“Changed” my lycanthrope poem in 13 Quick Shivers from DailyNightmare.com

My poem “Changed” just appeared in 13 Quick Shivers: from Dailynightmare.com a weird collection of 100-word prose poems. Full Disclosure: I’m a contributing editor at DailyNightmare.com so I was able to get in on the ground floor of this project — and I even got an “editor” credit on the book… at least partially because no one else wanted their real name on it.

They shouldn’t have been so coy; it’s a glorious experiment. The collection bridges the genres of poetry and prose by introducing the element of expressive typography. We at the DailyNightmare are fans of that 90’s era “new typography” that appeared most notably in Emigre, Plazm and Raygun magazines, the first flush of insanity afforded by digital typesetting. Each one of the prose-poems in 13 Quick Shivers is individually typeset with such weird, expressive typography. Reviews have been… honestly mixed with some folks just seriously not getting it. But that’s the risk of experimental projects.

My poem “Changed” is based on a nightmare, as are all the pieces in the volume, but this nightmare is one I’ve had recurrently quite literally for decades. The experience from this nightmare, the very physical sensation of running on all fours, is one of the reasons I describe myself as a part-time werewolf. I’ve been carrying this poem around with me for nearly as long as I’ve been having the dream, fiddling here, futzing there. But I have to admit, the sexual undercurrents didn’t emerge into the poem until the last few drafts. When that language started to appear, I smacked my head with a “Of COURSE” and went with it.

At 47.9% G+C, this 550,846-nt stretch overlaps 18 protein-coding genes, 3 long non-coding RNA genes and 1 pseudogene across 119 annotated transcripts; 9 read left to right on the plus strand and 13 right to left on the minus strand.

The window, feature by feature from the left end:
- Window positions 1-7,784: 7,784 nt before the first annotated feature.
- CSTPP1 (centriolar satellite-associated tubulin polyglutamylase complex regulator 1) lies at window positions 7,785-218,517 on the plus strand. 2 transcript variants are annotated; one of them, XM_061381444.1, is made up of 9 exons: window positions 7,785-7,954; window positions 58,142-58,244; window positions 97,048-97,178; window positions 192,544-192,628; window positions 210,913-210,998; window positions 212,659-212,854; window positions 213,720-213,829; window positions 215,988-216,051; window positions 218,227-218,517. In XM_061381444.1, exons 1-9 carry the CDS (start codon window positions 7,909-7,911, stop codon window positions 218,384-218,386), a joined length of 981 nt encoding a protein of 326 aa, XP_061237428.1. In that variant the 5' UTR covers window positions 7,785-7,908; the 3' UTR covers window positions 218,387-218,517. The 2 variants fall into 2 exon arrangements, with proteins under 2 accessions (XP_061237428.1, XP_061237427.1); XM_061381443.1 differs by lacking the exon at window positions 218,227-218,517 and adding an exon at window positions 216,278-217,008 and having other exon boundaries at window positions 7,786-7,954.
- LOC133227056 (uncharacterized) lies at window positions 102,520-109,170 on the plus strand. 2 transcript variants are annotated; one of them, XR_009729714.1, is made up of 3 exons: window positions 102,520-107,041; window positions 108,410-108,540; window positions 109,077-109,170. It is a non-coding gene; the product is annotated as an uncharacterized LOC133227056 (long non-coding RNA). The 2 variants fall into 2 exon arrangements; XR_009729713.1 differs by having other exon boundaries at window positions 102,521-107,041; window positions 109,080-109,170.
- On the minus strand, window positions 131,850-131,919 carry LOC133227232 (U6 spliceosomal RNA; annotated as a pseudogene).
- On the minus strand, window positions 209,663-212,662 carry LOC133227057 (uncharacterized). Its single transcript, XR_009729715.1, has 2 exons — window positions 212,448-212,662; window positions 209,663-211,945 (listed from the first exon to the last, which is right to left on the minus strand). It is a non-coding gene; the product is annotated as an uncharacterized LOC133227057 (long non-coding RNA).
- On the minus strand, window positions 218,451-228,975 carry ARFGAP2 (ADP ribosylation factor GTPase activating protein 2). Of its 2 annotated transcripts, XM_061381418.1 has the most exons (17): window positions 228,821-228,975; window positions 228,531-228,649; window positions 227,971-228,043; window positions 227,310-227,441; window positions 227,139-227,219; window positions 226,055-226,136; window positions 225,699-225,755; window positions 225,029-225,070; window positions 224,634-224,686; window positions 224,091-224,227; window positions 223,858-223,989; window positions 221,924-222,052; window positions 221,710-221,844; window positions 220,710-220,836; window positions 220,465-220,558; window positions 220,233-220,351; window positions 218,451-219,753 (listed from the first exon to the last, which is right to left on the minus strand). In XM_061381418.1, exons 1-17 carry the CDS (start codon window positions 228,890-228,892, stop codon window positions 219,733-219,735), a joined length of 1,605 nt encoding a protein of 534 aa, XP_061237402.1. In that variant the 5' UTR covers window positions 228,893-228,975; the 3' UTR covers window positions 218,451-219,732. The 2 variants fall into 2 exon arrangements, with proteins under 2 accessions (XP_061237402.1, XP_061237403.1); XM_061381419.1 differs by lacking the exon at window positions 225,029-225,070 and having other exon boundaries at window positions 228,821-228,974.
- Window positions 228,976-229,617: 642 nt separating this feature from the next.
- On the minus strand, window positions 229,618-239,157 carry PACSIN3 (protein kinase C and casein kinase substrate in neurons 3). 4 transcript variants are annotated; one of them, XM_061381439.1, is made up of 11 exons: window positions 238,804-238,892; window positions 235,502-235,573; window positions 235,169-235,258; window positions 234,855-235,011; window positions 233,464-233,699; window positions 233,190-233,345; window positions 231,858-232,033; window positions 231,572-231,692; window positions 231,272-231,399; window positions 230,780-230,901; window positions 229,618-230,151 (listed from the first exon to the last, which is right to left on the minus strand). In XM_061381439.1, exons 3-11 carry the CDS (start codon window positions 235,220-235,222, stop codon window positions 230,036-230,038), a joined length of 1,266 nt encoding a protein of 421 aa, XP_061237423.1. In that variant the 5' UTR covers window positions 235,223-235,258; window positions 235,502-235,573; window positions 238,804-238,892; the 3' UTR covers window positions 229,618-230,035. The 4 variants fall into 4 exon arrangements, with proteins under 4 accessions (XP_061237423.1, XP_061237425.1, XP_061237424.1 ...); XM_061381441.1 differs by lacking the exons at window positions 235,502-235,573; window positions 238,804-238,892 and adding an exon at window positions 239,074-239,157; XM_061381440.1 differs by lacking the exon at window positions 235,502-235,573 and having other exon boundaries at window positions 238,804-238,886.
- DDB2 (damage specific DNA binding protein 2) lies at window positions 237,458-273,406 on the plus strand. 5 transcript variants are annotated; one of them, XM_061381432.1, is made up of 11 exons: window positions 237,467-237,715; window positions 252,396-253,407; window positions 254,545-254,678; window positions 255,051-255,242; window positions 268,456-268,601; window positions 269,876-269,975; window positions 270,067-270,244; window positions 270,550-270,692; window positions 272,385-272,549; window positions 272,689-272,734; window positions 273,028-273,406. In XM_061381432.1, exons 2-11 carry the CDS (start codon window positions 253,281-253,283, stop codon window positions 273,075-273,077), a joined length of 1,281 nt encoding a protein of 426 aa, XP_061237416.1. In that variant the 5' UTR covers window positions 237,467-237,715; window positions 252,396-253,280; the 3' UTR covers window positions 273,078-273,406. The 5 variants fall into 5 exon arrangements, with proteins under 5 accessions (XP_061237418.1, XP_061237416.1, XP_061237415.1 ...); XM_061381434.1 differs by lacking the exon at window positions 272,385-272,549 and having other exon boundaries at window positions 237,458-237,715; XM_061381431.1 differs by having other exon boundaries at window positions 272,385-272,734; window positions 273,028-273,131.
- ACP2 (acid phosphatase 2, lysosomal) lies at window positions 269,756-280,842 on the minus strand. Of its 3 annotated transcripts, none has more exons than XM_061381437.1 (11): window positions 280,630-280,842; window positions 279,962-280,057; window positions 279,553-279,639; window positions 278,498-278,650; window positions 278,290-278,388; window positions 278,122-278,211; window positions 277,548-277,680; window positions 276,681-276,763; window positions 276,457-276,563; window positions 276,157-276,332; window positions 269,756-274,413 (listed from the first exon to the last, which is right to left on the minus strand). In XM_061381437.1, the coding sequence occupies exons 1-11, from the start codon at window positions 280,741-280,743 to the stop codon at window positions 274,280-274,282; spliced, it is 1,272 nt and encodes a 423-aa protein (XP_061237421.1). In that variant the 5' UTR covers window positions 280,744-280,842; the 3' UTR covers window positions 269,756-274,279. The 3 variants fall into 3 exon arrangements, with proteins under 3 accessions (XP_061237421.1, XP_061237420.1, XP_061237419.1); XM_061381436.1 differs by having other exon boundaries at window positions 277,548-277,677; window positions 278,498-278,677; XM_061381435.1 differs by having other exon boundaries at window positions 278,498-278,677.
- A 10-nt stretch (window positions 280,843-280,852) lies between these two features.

I feel morally obligated to note that DailyNightmare.Com intends to make the 13 Quick Shivers into an annual affair. Submissions will open again in January and I’ll probably throw up a link here.

“The Laughter of Dead Children” my poem in GrimCorps II

My creepy poem “The Laughter of Dead Children” is included in the second edition of GrimCorps, that classy dark literary journal from the Great NorthWest. The electronic copy is a free download and I’m pleased to be included in a collection of such nice work. It’s available now so, please check it out.

The poem itself came to me in a flash of inspiration after ReaderCon this year. One of the folks I really connected with was Daniel Jose Older, a writer of dark urban speculative fiction, rich in setting and actual grit. There’s a lot to like about his writing — and even more to like about him — but one of his stories in Salsa Nocturna
features the ghosts of dead children appear and what struck me was that he was wrong. That’s not what REAL child-ghosts are like, I thought, slightly aware of how psychotic that assertion might sound to some folks. I scrawled the first draft of the poem quite literally on the corner of the bookmark I was using and I carried that scrap around with me until I had a chance to tap it into my smartphone for further revision. Whenever I had a spare moment, waiting in line for instance, I’d fiddle and brood over the piece. Eventually I polished the language and clarified the vision until it became the weird little gem that it is now.

But please, let me know: Did get it right? How do you experience the ghosts of children?